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The Transcendent Familiar 5: Down Comes the Night

Part 1
Part 2
Part 3
Part 3.1 (except it’s less of a part and more of an interlude)
Part 4
However, maybe you didn’t read those, and maybe you want to read one post and not 5. Fair enough. Here’s what you need to know: Robert was my first husband. We married in May of 1993 and our son Jacob was born in December of that same year. We were both very young and our relationship was always chaotic and difficult.

Listen to the wind blow, watch the sun rise
Run in the shadows, damn your love, damn your lies.

January 2, 1994

When Robert and I married, we moved into a house with an adorable green-and-white tiled kitchen. I rented it, hell-and-gone though it was from the part of Albuquerque in which we had always lived, because it was not an apartment, a word Robert said as if it tasted like curdled milk. It wasn’t a house, either. Not precisely. I suppose it could have been called a row house if you stretched the definition.

For Robert, what we lived in was far more important than where we lived, and where we lived was damn scary. In the three years we lived in that neighborhood (first in the row house, then in an actual house a few blocks away), we were robbed 3 times, our house was set on fire, and someone threw a large rock through a bedroom window and into the baby crib just minutes after I had gotten Jacob out of it. Once, as I pushed the stroller into the house, I heard POP POP POP and the squeal of tires. The drive-by shooting killed one boy and seriously injured another. My babies had smiled and waved at those boys when we walked past them less than 90 seconds earlier.

But all of that was in the future on the second day of 1994. The world was a haze of milk and dampishness and overzealous hormones. I knew that having a baby would be an emotional experience; that I would be exhausted, weepy, and maybe even depressed. I knew that I would love my baby. What I could not have comprehended was how deeply I would feel all of those things. I could not have imagined that falling in love with Jacob would be my first real encounter with divinity.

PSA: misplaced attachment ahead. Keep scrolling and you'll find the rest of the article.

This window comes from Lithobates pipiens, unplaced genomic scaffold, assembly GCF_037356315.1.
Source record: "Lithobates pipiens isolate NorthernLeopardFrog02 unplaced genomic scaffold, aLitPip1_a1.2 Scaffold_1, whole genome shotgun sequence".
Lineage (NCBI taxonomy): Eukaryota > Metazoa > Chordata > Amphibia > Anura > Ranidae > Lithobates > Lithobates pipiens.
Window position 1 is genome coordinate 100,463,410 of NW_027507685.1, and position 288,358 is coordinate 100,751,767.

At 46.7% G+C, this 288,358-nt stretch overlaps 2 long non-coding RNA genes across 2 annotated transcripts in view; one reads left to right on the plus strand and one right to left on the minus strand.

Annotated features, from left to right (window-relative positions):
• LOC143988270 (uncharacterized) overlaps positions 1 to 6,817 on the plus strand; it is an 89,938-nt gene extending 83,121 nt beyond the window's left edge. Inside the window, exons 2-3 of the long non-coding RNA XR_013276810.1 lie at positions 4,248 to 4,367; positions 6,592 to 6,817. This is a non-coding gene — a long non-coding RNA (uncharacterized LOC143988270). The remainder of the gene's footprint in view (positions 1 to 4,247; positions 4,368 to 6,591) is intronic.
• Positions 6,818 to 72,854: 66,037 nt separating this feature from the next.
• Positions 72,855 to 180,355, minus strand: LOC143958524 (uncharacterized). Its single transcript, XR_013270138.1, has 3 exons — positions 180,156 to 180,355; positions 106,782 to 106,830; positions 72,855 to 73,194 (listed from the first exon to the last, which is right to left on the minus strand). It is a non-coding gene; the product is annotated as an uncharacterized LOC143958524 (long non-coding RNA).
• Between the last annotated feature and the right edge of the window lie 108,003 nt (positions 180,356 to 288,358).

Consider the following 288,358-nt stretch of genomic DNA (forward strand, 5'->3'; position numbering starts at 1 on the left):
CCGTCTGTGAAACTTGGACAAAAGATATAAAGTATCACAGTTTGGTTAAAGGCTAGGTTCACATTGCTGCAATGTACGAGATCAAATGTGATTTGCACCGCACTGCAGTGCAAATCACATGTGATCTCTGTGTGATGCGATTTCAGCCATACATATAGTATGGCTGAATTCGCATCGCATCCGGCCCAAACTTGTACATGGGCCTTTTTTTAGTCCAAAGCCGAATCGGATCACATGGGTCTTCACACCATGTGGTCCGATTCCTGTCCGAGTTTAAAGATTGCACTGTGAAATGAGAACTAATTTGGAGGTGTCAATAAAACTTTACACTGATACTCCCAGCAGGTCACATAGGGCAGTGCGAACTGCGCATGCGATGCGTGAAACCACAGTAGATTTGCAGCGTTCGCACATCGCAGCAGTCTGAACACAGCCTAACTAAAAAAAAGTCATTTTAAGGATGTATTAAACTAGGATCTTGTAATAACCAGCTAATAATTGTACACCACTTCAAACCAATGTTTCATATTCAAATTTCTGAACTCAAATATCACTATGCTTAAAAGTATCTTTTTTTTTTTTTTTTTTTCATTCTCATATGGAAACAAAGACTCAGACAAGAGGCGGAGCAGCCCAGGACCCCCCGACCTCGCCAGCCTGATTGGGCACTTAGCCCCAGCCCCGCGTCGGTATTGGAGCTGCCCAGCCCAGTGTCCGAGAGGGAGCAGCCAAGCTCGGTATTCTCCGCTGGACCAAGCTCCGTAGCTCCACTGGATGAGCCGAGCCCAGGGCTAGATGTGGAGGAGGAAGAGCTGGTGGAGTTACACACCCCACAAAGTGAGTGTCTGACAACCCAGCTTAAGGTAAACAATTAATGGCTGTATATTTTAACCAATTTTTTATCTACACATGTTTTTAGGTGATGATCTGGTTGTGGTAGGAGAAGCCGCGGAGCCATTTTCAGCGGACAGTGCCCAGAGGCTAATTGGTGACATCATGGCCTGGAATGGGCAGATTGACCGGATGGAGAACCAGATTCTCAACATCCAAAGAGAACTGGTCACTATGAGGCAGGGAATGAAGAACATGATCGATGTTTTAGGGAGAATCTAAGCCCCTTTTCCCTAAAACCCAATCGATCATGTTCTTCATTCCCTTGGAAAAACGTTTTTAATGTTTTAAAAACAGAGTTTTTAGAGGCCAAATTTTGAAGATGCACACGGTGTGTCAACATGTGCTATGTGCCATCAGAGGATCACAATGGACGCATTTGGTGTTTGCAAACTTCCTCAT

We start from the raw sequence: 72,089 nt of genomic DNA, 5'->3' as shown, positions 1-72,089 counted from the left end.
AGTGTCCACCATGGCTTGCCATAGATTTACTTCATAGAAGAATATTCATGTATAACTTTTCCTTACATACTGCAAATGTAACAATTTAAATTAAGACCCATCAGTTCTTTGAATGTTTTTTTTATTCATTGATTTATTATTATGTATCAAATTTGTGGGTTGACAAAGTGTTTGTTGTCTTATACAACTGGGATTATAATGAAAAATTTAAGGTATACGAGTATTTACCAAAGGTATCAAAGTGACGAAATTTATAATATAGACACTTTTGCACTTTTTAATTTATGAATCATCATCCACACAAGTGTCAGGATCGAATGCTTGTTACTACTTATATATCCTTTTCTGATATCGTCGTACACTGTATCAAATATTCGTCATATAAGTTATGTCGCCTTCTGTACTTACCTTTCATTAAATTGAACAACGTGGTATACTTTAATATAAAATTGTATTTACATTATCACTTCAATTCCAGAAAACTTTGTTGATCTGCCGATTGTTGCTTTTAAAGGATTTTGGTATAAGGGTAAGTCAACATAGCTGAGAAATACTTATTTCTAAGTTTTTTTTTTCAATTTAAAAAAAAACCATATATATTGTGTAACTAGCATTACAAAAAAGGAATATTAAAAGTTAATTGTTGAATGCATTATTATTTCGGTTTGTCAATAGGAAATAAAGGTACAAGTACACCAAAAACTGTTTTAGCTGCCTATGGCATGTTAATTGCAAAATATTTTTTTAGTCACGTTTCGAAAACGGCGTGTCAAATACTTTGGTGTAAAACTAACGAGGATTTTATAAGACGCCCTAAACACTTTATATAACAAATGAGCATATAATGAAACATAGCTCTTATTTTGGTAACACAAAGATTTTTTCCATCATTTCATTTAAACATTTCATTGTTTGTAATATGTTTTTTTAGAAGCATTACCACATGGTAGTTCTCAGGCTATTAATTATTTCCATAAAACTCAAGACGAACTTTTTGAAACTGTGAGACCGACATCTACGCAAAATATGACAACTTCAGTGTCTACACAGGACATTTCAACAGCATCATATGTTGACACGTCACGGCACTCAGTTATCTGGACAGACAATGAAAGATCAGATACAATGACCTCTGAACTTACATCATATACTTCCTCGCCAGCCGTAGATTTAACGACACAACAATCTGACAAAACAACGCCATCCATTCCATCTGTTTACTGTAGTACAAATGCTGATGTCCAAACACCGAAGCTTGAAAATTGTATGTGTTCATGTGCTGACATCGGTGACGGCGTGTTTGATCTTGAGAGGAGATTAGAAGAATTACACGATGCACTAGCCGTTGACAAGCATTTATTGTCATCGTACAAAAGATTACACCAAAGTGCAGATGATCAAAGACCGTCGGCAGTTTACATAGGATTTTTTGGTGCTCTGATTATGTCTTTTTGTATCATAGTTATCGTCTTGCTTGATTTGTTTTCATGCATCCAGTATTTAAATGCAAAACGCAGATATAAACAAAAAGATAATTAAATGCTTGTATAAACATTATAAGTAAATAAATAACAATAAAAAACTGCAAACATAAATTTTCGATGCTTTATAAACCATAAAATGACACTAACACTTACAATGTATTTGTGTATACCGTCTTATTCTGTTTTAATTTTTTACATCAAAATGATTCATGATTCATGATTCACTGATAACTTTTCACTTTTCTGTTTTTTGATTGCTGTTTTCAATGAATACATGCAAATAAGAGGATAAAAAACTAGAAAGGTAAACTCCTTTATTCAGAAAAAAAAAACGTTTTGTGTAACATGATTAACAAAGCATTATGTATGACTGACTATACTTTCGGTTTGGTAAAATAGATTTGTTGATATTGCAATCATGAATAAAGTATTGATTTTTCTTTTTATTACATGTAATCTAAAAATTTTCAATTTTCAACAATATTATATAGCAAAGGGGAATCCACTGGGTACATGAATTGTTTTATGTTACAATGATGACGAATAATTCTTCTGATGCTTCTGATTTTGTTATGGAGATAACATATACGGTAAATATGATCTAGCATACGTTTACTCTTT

Over everything, there was a veil. I was me, but not quite me. More instinctual; more animal. Some kind of hormonal magic made me feel as if I was one step removed from everything and everyone except Jacob. He and I were learning to dance together, moving to primal rhythms in our slow, warm bubble.

On that Sunday evening that was the second day of 1994, Jacob was asleep in his bassinet and I was drying off after a shower. The derelict water heater provided hot water for approximately 4 minutes, or tepid water for about 6, so in the winter I finished every shower shivering since I could never manage to get the conditioner entirely rinsed out of my hair before the water ran cold. I stepped out, towel wrapped around my head, intent on dashing to the bed and huddling there under the blankets until I was warm, but Robert was standing in the bathroom door.

“Jackie called,” he said. I recognized the name of his high school girlfriend. “She was calling to talk to me about my son. I have a seven year old son.”

“You told me Jackie had a miscarriage.” I wasn’t shivering anymore. I felt like a dead tree, rooted in place but lifeless.

“I guess she lied. Jackie’s crazy.”

“What’s his name?”

Robert looked around the bathroom as if someone may have written his son’s name there somewhere. “I don’t know.”

A few days later, an envelope full of pictures arrived in our mailbox. They left me with no doubt that the child in the pictures was Robert’s son.

His name is Anthony.

And if you don’t love me now, you will never love me again
I can still hear you saying you would never break the chain.